There is one person who has almost as big an interest in the sale of your business as you do – and that is the Tax Man.

The decision to sell all or part of your business, and head towards retirement or other business challenges, is not an easy one. This is due to a number of considerations, not the least, the emotional aspect of letting go of what you have worked so hard to create.

After you have worked through the emotional issues, the decision to sell, or to keep battling on for a few more years, often comes down to the cold hard reality of money – how much will I be left with to “live on” or “play with” after the dust has settled.

Unfortunately, the “market value” of your business i.e. what someone will pay for it, is in most cases not a very accurate indication of how much cash you will be left with. This is because the price paid by the buyer represents the “gross” inflow, out of which you will need to meet a number of liabilities.

The extent of liabilities you will be responsible for will to some extent depend on the deal that you are able to strike with the buyer. However, the biggest impact on your final cash balance is likely to be tax.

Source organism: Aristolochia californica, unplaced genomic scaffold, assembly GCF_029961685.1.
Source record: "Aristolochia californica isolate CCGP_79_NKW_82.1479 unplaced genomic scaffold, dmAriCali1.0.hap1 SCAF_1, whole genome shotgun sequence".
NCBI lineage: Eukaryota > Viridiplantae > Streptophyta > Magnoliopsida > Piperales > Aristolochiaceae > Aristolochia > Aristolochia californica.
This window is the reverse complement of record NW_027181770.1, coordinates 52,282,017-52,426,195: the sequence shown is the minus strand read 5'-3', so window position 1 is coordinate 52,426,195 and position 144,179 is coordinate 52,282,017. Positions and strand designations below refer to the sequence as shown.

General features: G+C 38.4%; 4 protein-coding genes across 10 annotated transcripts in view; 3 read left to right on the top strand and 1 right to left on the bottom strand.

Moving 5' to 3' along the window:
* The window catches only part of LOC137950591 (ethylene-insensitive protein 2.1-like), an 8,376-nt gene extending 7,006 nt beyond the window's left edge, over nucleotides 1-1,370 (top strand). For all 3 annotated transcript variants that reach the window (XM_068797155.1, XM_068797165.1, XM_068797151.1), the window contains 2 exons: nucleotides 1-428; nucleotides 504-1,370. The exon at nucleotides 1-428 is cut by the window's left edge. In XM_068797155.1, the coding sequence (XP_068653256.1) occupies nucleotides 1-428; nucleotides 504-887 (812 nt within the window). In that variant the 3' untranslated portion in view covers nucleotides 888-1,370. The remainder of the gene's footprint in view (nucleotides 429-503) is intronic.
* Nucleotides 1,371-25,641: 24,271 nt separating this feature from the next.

The extent of tax payable on the sale of your business will depend on a number of factors. These factors include:

The structure through which you carry on your business;

Whether the buyer is willing to buy your business vehicle or the underlying business assets i.e. a “share sale” or “asset sale”;

The price you originally paid to acquire the business or the assets making up the business;

The extent of “revenue” and “capital” assets in your business i.e. stock and equipment v. goodwill and property;

Your ability to access any general CGT concessions;

Your ability to access the CGT small business concessions;

Your ability to qualify for any concessional ETP or redundancy payments; and

Your ability to utilise superannuation planning strategies.

We are able to assist you to calculate tax consequences from the sale of your business. In simple terms, we can help you work out how much cash-in-hand you will be left with.

The LPO Advisor